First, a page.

(123-01-11) A Princely Apology
A Princely Apology
Summary: Prince Jurian owes Princess Vhaerys an apology — and delivers it.
Date: 11/01/2015
Related: This two days previously.
Players:
Vhaerys..Jurian..

When Prince Jurian comes to call upon Princess Vhaerys he is treated to a number of new experiences, the first of which is being kept waiting.

Half a minute, perhaps slightly more. Time enough for the lovely dragonseed handmaiden in the simple white linen dress and hair-ribbons of violet silk to curtsey to him and with demurely downcast eyes inquire his name; to close the door and in her retreat cut off the sweet sounds of harp and flute; to consult with her mistress; and to return, curtsey again, and usher him inside.

Fires and torches blaze in competition with the sultry heat and fragrances of the summer garden below, and Vhaerys's own sharp scent — reminiscent of a citrus grove — which strikes immediately, unavoidably all who cross the threshold of her suite. Her occupancy of years' duration has overlaid many another personal touch upon the splendour of these rooms, the most characteristic being the perfect symmetry of every chair, every table, every smaller object, set out as though the squares of white marble underfoot form a grid to which her possessions must always, sooner or later, snap back.

The other two handmaidens sit with their instruments, playing with tenderness and skill a ballad half-familiar to any Targaryen ears; a chair grouped with theirs but empty save for a hand-drum marks the proper place of the youngest of their number, who having shown Prince Jurian to the open doors of a smaller chamber adjoining the princess's chief sitting-room, leaves him to fetch another goblet of cool lemon water. One wall of the private retreat in which she has elected to receive him is filled by a massive desk of golden hardwood engraved and inlaid with dragons, flames, and motifs suggestive of old Valyria; shelves and cabinets rise above it and are built in below; shelves of the same wood continue on to line the wall opposite the door, holding books, manuscripts, alchemical paraphernalia (all of it strictly orderly and without a speck of dust), and closed cupboards which might contain anything.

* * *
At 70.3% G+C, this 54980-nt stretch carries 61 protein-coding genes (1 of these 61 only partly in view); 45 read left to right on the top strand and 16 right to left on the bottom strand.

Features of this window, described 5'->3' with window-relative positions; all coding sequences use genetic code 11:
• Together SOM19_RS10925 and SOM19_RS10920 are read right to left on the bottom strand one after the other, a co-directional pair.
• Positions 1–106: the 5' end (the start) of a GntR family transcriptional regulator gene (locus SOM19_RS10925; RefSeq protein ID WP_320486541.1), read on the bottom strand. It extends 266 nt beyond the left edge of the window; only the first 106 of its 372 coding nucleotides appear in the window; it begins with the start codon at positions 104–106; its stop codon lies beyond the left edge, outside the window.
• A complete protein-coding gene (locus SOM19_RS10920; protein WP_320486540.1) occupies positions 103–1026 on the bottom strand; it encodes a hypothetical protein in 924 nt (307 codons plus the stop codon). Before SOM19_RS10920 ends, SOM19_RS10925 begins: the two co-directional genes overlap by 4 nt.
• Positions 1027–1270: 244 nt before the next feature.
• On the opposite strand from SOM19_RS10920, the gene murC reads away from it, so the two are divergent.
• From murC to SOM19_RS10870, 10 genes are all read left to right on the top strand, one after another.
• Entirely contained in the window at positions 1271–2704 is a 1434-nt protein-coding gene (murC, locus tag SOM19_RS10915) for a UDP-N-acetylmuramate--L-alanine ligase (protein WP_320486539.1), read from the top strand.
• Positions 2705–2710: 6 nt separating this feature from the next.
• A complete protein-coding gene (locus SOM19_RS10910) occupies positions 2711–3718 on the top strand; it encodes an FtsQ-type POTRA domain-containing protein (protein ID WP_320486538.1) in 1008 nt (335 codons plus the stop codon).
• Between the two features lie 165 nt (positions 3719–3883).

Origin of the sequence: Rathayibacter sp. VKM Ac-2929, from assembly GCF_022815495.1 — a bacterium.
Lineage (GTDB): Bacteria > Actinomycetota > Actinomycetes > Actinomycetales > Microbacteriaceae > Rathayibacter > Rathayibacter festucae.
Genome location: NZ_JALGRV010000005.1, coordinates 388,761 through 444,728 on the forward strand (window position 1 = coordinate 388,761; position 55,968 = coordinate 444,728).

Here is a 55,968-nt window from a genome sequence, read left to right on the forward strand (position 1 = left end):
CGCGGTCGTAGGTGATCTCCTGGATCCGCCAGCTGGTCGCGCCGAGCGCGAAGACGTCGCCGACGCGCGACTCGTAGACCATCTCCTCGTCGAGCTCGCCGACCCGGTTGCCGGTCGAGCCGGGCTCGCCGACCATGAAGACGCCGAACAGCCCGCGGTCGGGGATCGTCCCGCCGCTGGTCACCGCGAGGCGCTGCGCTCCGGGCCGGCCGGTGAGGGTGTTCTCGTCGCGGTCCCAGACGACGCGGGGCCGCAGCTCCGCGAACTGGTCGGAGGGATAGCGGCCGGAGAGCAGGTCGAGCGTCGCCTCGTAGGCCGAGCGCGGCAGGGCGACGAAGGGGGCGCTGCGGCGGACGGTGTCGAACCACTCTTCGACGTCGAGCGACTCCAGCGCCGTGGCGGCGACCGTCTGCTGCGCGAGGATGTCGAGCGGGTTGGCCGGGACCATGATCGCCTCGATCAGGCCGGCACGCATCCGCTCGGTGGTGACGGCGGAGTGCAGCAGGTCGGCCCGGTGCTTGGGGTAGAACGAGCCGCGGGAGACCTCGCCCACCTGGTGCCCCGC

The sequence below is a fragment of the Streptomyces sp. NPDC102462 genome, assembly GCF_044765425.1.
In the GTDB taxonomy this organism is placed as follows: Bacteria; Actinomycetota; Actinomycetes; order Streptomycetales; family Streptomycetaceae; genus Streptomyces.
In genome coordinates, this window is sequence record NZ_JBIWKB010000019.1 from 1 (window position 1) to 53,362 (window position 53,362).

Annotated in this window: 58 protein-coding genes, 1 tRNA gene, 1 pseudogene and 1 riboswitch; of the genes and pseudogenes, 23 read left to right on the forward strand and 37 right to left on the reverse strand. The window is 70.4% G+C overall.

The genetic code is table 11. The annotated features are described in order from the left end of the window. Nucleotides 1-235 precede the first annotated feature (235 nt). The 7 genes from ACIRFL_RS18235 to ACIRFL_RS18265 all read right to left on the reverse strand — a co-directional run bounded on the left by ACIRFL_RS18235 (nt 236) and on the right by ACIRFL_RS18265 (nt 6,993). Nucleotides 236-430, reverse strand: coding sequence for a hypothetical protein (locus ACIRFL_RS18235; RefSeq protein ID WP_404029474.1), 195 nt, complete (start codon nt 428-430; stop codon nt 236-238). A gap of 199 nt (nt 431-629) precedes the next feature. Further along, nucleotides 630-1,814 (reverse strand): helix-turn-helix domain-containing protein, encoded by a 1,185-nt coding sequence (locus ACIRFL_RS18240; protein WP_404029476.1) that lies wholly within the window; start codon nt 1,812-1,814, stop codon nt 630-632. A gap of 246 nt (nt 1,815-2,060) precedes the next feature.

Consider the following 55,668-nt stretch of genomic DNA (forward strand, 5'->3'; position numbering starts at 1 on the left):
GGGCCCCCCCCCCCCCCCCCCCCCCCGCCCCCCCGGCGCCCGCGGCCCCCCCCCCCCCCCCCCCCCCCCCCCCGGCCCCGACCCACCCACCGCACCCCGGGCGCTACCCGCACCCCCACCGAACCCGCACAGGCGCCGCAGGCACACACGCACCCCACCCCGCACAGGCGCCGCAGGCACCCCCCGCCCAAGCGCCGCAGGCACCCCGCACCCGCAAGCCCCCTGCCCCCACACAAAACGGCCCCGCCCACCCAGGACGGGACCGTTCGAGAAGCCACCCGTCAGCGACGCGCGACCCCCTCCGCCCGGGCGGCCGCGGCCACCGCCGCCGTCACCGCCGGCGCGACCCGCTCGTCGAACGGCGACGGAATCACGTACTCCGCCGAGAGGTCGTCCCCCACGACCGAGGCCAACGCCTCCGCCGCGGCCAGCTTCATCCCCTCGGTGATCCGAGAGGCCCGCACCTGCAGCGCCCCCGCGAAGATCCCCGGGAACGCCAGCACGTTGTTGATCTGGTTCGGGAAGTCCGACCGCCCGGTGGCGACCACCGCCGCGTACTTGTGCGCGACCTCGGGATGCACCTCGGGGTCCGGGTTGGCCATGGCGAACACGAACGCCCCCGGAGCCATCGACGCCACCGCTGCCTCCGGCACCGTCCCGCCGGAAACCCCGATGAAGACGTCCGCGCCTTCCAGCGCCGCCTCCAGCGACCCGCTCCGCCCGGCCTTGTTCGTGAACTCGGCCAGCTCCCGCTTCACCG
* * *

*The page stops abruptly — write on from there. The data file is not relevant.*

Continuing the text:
She herself sits in a comfortable padded leather chair set at a slight angle to the desk. Set before her with great precision are an array of unspeakable anatomical drawings; fresh quills, a gilded inkwell, sticks of charcoal in different thicknesses fitted into jeweled ivory holders to spare her hands any smudges in pursuit of Knowledge and Art; a gilded goblet of lemon water; a broad and heavy and elderly book which was open, but which at the advent of her 'nephew' she shuts to look up at him. Her customary war braids inspired by the late Queen Visenya's own are drawn up into a coil on the back of her head; she wears a draped gown of pale violet silk held in at her hips by a golden chain belt, which performs exquisitely its assigned task of bringing out the hue of her Targaryen eyes. Her lightly muscled arms are bare but for looped golden chains. Her jewels are rubies, and they are glorious.

The magnificent hulk of a knight who recommended, the day before yesterday, that she take a cloak out with her, is leaning against the opposite wall with his arms folded across his chest. He's another Targaryen bastard; she seems to have no shortage of those in her service. The other gilded goblet, left upon a side table next to one of the fireside chairs, may perhaps be his…?

"Jurian. Have you decided you wish something of me after all?" the princess inquires, rather distantly, exhibiting no visible impatience with him.

Yet.